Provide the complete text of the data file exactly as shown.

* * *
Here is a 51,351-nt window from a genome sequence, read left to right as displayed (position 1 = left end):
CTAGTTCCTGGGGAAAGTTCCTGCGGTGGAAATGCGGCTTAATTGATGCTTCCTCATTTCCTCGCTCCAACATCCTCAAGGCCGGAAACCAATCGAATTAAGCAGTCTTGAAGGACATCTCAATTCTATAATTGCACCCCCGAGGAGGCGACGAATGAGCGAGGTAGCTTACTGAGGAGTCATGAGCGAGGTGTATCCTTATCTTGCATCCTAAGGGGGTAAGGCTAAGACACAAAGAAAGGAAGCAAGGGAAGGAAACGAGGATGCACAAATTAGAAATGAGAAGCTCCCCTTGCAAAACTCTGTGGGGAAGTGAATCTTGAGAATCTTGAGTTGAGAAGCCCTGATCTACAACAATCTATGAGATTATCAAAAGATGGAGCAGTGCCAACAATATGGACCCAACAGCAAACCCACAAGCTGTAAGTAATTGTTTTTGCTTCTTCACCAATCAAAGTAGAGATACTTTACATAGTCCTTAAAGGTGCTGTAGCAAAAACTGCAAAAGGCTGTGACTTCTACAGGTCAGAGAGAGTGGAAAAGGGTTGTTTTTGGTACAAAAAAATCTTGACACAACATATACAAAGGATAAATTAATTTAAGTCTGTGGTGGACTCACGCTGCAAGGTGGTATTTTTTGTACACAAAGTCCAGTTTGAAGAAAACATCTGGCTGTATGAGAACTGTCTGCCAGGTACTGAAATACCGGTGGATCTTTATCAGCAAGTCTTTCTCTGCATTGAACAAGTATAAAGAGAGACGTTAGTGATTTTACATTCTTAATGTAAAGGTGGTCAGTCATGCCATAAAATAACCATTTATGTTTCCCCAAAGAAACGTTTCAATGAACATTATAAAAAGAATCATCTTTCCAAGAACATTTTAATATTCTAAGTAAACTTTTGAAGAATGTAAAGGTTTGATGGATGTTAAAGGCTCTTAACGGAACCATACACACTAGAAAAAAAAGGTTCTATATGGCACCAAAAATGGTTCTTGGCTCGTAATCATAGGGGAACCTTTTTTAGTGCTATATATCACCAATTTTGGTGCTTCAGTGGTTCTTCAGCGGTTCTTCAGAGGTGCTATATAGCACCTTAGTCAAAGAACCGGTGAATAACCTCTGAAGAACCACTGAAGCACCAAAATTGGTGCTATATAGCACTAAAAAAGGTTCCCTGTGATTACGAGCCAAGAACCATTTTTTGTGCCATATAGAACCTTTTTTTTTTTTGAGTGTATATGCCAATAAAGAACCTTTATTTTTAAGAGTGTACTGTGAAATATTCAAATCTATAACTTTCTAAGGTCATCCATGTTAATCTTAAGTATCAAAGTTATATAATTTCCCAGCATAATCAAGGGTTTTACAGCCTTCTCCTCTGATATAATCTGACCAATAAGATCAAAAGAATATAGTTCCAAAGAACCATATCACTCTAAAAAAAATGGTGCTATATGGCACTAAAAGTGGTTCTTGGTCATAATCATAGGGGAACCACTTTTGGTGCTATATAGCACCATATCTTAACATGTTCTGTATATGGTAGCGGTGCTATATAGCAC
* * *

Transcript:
Here is a 51,351-nt window from a genome sequence, read left to right as displayed (position 1 = left end):
CTAGTTCCTGGGGAAAGTTCCTGCGGTGGAAATGCGGCTTAATTGATGCTTCCTCATTTCCTCGCTCCAACATCCTCAAGGCCGGAAACCAATCGAATTAAGCAGTCTTGAAGGACATCTCAATTCTATAATTGCACCCCCGAGGAGGCGACGAATGAGCGAGGTAGCTTACTGAGGAGTCATGAGCGAGGTGTATCCTTATCTTGCATCCTAAGGGGGTAAGGCTAAGACACAAAGAAAGGAAGCAAGGGAAGGAAACGAGGATGCACAAATTAGAAATGAGAAGCTCCCCTTGCAAAACTCTGTGGGGAAGTGAATCTTGAGAATCTTGAGTTGAGAAGCCCTGATCTACAACAATCTATGAGATTATCAAAAGATGGAGCAGTGCCAACAATATGGACCCAACAGCAAACCCACAAGCTGTAAGTAATTGTTTTTGCTTCTTCACCAATCAAAGTAGAGATACTTTACATAGTCCTTAAAGGTGCTGTAGCAAAAACTGCAAAAGGCTGTGACTTCTACAGGTCAGAGAGAGTGGAAAAGGGTTGTTTTTGGTACAAAAAAATCTTGACACAACATATACAAAGGATAAATTAATTTAAGTCTGTGGTGGACTCACGCTGCAAGGTGGTATTTTTTGTACACAAAGTCCAGTTTGAAGAAAACATCTGGCTGTATGAGAACTGTCTGCCAGGTACTGAAATACCGGTGGATCTTTATCAGCAAGTCTTTCTCTGCATTGAACAAGTATAAAGAGAGACGTTAGTGATTTTACATTCTTAATGTAAAGGTGGTCAGTCATGCCATAAAATAACCATTTATGTTTCCCCAAAGAAACGTTTCAATGAACATTATAAAAAGAATCATCTTTCCAAGAACATTTTAATATTCTAAGTAAACTTTTGAAGAATGTAAAGGTTTGATGGATGTTAAAGGCTCTTAACGGAACCATACACACTAGAAAAAAAAGGTTCTATATGGCACCAAAAATGGTTCTTGGCTCGTAATCATAGGGGAACCTTTTTTAGTGCTATATATCACCAATTTTGGTGCTTCAGTGGTTCTTCAGCGGTTCTTCAGAGGTGCTATATAGCACCTTAGTCAAAGAACCGGTGAATAACCTCTGAAGAACCACTGAAGCACCAAAATTGGTGCTATATAGCACTAAAAAAGGTTCCCTGTGATTACGAGCCAAGAACCATTTTTTGTGCCATATAGAACCTTTTTTTTTTTTGAGTGTATATGCCAATAAAGAACCTTTATTTTTAAGAGTGTACTGTGAAATATTCAAATCTATAACTTTCTAAGGTCATCCATGTTAATCTTAAGTATCAAAGTTATATAATTTCCCAGCATAATCAAGGGTTTTACAGCCTTCTCCTCTGATATAATCTGACCAATAAGATCAAAAGAATATAGTTCCAAAGAACCATATCACTCTAAAAAAAATGGTGCTATATGGCACTAAAAGTGGTTCTTGGTCATAATCATAGGGGAACCACTTTTGGTGCTATATAGCACCATATCTTAACATGTTCTGTATATGGTAGCGGTGCTATATAGCAC